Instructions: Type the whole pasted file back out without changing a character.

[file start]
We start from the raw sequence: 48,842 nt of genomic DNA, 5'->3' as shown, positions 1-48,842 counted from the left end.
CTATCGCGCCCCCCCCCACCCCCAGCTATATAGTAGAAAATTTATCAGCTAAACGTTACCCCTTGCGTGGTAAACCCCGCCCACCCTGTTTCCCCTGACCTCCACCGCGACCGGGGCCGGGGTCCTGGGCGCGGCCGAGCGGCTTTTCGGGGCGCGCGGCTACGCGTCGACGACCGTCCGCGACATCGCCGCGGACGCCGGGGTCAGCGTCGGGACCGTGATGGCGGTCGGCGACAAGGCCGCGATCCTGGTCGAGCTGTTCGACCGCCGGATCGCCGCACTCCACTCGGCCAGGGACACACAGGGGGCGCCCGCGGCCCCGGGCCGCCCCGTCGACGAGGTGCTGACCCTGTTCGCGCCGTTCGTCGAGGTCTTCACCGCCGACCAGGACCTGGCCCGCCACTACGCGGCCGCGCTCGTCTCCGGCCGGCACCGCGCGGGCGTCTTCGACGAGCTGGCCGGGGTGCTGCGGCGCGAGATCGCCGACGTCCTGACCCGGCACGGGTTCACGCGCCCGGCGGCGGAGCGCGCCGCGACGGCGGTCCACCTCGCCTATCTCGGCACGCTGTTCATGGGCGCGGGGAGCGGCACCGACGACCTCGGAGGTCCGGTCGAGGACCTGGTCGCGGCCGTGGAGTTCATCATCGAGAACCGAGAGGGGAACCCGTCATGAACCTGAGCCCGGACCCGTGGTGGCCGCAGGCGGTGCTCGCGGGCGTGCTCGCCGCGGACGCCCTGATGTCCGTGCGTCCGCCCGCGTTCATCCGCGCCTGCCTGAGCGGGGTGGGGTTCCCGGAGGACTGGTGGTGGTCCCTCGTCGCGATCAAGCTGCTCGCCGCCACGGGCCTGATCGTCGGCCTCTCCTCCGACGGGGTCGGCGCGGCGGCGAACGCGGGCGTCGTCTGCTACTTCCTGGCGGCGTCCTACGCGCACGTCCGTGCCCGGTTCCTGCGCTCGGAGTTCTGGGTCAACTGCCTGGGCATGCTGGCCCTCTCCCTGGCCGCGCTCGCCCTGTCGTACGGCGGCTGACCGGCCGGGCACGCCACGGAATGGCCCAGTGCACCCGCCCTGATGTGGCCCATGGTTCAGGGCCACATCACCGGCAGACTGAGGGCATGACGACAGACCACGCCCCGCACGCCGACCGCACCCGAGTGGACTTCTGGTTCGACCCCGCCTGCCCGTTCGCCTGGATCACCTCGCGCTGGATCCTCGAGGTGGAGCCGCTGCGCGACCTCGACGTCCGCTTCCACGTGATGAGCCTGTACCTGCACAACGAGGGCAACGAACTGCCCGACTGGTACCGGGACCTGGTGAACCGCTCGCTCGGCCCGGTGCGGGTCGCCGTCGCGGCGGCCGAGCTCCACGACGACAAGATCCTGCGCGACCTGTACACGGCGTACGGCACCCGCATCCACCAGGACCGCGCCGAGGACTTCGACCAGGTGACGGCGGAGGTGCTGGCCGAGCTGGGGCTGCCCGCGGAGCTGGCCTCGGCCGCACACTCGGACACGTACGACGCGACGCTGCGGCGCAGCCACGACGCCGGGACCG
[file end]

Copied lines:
We start from the raw sequence: 48,842 nt of genomic DNA, 5'->3' as shown, positions 1-48,842 counted from the left end.
CTATCGCGCCCCCCCCCACCCCCAGCTATATAGTAGAAAATTTATCAGCTAAACGTTACCCCTTGCGTGGTAAACCCCGCCCACCCTGTTTCCCCTGACCTCCACCGCGACCGGGGCCGGGGTCCTGGGCGCGGCCGAGCGGCTTTTCGGGGCGCGCGGCTACGCGTCGACGACCGTCCGCGACATCGCCGCGGACGCCGGGGTCAGCGTCGGGACCGTGATGGCGGTCGGCGACAAGGCCGCGATCCTGGTCGAGCTGTTCGACCGCCGGATCGCCGCACTCCACTCGGCCAGGGACACACAGGGGGCGCCCGCGGCCCCGGGCCGCCCCGTCGACGAGGTGCTGACCCTGTTCGCGCCGTTCGTCGAGGTCTTCACCGCCGACCAGGACCTGGCCCGCCACTACGCGGCCGCGCTCGTCTCCGGCCGGCACCGCGCGGGCGTCTTCGACGAGCTGGCCGGGGTGCTGCGGCGCGAGATCGCCGACGTCCTGACCCGGCACGGGTTCACGCGCCCGGCGGCGGAGCGCGCCGCGACGGCGGTCCACCTCGCCTATCTCGGCACGCTGTTCATGGGCGCGGGGAGCGGCACCGACGACCTCGGAGGTCCGGTCGAGGACCTGGTCGCGGCCGTGGAGTTCATCATCGAGAACCGAGAGGGGAACCCGTCATGAACCTGAGCCCGGACCCGTGGTGGCCGCAGGCGGTGCTCGCGGGCGTGCTCGCCGCGGACGCCCTGATGTCCGTGCGTCCGCCCGCGTTCATCCGCGCCTGCCTGAGCGGGGTGGGGTTCCCGGAGGACTGGTGGTGGTCCCTCGTCGCGATCAAGCTGCTCGCCGCCACGGGCCTGATCGTCGGCCTCTCCTCCGACGGGGTCGGCGCGGCGGCGAACGCGGGCGTCGTCTGCTACTTCCTGGCGGCGTCCTACGCGCACGTCCGTGCCCGGTTCCTGCGCTCGGAGTTCTGGGTCAACTGCCTGGGCATGCTGGCCCTCTCCCTGGCCGCGCTCGCCCTGTCGTACGGCGGCTGACCGGCCGGGCACGCCACGGAATGGCCCAGTGCACCCGCCCTGATGTGGCCCATGGTTCAGGGCCACATCACCGGCAGACTGAGGGCATGACGACAGACCACGCCCCGCACGCCGACCGCACCCGAGTGGACTTCTGGTTCGACCCCGCCTGCCCGTTCGCCTGGATCACCTCGCGCTGGATCCTCGAGGTGGAGCCGCTGCGCGACCTCGACGTCCGCTTCCACGTGATGAGCCTGTACCTGCACAACGAGGGCAACGAACTGCCCGACTGGTACCGGGACCTGGTGAACCGCTCGCTCGGCCCGGTGCGGGTCGCCGTCGCGGCGGCCGAGCTCCACGACGACAAGATCCTGCGCGACCTGTACACGGCGTACGGCACCCGCATCCACCAGGACCGCGCCGAGGACTTCGACCAGGTGACGGCGGAGGTGCTGGCCGAGCTGGGGCTGCCCGCGGAGCTGGCCTCGGCCGCACACTCGGACACGTACGACGCGACGCTGCGGCGCAGCCACGACGCCGGGACCG